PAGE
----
West off the coast of Los Angeles, the snorkeling off Catalina Island is popular for its diverse marine life among the rock reefs and kelp forests. During Catalina snorkeling, you may encounter bright orange Garibaldi damselfish, black-tipped reef sharks, Eastern Pacific green sea turtles, abalone, eels, octopus, sea stars, anemones and sea slugs. One thing to keep in...
West off the coast of Los Angeles, the snorkeling off Catalina Island is popular for its diverse marine life among the rock reefs and kelp forests. During Catalina snorkeling, you may encounter bright orange Garibaldi damselfish, black-tipped reef sharks, Eastern Pacific green sea turtles, abalone, eels, octopus, sea stars, anemones and sea slugs. One thing to keep in mind is that the water temperatures are usually quite cold for most visitors, so you may want to rent a thin wet suit. Also, the water clarity is usually pretty low, so don't expect more than 10-15 feet of visibility.
There are several popular snorkeling dive sites close to the main port town of Avalon. Right in Avalon, most beginner and less adventurous snorkelers will dive right at Casino Point Underwater Park (aka Casino Point State Marine Reserve). There are stairs right down into the water and the swimming zone is roped off from the boat traffic. Make sure to look at the map board at the top of the stairs before entering the water - there are several underwater attractions to see. In addition to the plentiful orange Garibaldi fish, make sure to check out the dense kelp forest. The bright orange Garibaldi fish is the official marine state fish of California, and you can tell the juvenile Garibaldi which have iridescent blue spots.
The best snorkeling in Avalon is Lovers Cove Marine Reserve, which is located just southwest of the ferry dock along the coast. Lover's Cove is known to have an incredibly high density of marine life for the cool west coast waters. It is accessible from the Pebble Beach Road access stairs in the middle of the cove, and also from the old abandoned boat launch ramp next to the ferry dock. The main attraction here is the Orange Garibaldi fish and the sea bass, but not much else. Make sure to watch out for the heavy tour boat traffic coming deep into the cove right next to the snorkelers. The visibility is typically 5-15 feet and the water depth also ranges from 5-15 feet where most people snorkel.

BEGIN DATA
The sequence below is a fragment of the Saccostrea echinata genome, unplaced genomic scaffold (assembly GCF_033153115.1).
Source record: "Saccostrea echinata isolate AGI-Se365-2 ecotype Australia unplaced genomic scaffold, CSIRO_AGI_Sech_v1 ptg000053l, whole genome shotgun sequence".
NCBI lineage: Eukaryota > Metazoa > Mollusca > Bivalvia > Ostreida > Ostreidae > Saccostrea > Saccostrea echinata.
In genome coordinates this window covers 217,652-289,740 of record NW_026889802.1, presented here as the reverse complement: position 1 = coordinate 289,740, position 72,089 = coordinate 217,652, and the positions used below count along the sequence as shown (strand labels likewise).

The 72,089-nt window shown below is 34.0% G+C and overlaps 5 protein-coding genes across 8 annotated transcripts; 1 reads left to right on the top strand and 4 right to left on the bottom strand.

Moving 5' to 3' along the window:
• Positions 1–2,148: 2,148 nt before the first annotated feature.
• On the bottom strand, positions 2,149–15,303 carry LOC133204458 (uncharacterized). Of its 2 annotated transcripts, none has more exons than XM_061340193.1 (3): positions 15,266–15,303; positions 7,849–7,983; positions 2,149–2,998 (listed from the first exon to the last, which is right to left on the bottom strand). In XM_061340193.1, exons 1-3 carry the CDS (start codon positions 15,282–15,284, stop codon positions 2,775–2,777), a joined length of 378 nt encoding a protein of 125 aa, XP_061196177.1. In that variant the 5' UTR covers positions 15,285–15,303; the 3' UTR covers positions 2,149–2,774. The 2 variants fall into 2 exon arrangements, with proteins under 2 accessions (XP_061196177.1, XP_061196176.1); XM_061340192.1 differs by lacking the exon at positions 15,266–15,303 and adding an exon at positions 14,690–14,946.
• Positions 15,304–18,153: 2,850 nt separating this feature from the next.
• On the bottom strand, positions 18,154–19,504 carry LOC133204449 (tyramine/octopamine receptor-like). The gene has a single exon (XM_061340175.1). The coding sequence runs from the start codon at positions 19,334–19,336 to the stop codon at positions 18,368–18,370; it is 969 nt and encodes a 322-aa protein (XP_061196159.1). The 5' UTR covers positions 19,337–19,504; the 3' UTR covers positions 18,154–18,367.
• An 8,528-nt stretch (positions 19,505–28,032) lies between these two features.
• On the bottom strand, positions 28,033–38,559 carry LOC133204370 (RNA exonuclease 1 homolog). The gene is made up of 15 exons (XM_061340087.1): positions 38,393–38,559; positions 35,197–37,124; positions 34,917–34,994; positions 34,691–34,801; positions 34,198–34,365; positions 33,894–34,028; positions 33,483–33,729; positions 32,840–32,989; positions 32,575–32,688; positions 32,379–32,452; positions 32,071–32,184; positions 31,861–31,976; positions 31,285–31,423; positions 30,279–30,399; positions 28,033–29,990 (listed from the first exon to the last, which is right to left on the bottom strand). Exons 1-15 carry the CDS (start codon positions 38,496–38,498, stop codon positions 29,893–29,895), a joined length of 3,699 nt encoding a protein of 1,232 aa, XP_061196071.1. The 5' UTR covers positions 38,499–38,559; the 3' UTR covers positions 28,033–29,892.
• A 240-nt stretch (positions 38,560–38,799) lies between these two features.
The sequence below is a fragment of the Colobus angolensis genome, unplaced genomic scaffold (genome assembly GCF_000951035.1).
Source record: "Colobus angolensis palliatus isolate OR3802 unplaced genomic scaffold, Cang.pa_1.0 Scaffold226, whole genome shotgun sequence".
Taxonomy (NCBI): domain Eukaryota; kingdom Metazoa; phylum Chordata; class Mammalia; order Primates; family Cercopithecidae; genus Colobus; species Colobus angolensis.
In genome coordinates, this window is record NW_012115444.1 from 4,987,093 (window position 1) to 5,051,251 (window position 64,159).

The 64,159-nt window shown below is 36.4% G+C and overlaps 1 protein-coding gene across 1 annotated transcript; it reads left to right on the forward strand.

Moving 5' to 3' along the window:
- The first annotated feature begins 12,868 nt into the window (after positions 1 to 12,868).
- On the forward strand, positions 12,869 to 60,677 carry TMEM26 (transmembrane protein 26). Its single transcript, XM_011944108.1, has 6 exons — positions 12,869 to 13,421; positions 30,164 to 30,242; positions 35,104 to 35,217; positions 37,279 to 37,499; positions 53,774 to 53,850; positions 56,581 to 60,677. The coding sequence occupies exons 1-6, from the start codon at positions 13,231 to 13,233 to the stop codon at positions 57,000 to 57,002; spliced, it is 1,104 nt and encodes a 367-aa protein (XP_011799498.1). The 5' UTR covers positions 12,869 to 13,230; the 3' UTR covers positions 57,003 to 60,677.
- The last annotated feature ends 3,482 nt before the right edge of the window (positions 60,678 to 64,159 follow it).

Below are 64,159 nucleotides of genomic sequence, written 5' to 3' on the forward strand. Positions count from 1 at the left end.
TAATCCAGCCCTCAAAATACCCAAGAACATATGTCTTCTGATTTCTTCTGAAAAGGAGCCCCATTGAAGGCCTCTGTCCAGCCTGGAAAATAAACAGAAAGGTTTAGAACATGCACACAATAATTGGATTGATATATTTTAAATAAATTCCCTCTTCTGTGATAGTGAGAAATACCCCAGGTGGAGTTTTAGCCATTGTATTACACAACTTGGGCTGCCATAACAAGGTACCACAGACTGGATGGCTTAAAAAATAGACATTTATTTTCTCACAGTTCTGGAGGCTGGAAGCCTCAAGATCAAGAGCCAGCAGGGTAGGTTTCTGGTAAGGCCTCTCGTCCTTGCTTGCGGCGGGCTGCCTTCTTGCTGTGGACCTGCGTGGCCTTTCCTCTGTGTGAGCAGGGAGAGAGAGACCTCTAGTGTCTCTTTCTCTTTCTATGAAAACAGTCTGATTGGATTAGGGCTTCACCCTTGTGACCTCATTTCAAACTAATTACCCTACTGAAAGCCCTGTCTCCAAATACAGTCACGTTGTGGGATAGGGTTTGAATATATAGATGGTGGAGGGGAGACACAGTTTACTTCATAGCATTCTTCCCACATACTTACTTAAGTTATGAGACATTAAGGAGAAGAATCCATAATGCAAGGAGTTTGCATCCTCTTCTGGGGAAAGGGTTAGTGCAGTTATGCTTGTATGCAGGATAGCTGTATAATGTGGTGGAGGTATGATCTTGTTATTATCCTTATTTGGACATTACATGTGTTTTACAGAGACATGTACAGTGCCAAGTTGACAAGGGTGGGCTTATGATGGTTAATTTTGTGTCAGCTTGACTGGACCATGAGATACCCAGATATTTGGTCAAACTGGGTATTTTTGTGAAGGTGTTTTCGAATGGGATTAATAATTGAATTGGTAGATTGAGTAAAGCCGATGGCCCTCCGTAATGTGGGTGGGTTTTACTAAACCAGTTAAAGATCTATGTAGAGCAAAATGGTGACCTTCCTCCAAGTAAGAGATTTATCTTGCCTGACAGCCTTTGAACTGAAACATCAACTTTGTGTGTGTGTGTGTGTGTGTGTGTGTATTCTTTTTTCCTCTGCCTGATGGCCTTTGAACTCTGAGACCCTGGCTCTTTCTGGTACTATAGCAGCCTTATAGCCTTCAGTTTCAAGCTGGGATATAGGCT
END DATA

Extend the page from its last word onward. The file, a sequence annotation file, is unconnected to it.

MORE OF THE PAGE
For more adventerous snorkelers, it is recommended to rent one of the numerous small boat from the pier in Avalon. The better dive spots are located to the east of Avalon, such as at Toyon Bay where there is a long pier that makes a good artificial reef structure around which to observe marine life, and there are rock reefs on the northern end of the bay. Toyon Bay is known for good water clarity and plentiful marine life. If you do rent a boat, the anchor provided is really poor and only marginally works to keep the boat from drifting away - so either someone has to stay with the boat or you need to take along a better anchor. The only boat rental shop is Joe's Rent-A-Boat on the pier. Wetsuits can also be rented on the pier from the local dive shop and are highly recommended. Rental boats can be taken as far east as Long Point, which is also a good snorkeling spot. On the return from Long Point, the next snorkel spot is Hen Rock where you may find some abalone shells in the deep water near the rock. Toyon Bay is halfway from Avalon to Long Point.
After a long day of snorkeling, grab a cool drink at Luau Larry's right on the waterfront at the main beach near the pier.
Catalina Island is roughly 22 miles from the California coast. The water temperature during the summer tops out around 72F and in the winter it is about 65F. Off the Catalina coast, there are numerous types of sharks including Blue sharks, Mako sharks and Horn sharks. While infrequent, the deeper water does have the occasional great white shark.
To reach the snorkeling on Catalina Island from the mainland, there are several daily ferries available from both Newport and Long Beach (80 minutes). It is recommended to use one of the first ferries of the day in order to get to the dive sites before the afternoon winds kick up the surf. When taking the ferries, don't be surprised if their paid parking is quite far from the actual ferry dock and may require a shuttle bus, so leave plenty of time to make your ship.
Overall, Santa Catalina Island is the 3rd most popular snorkel dive spot of all 12 snorkeling dives in California. Several of the better snorkeling spots are nearby Santa Catalina Island including Crystal Cove State Park, Divers Cove and Shaws Cove.
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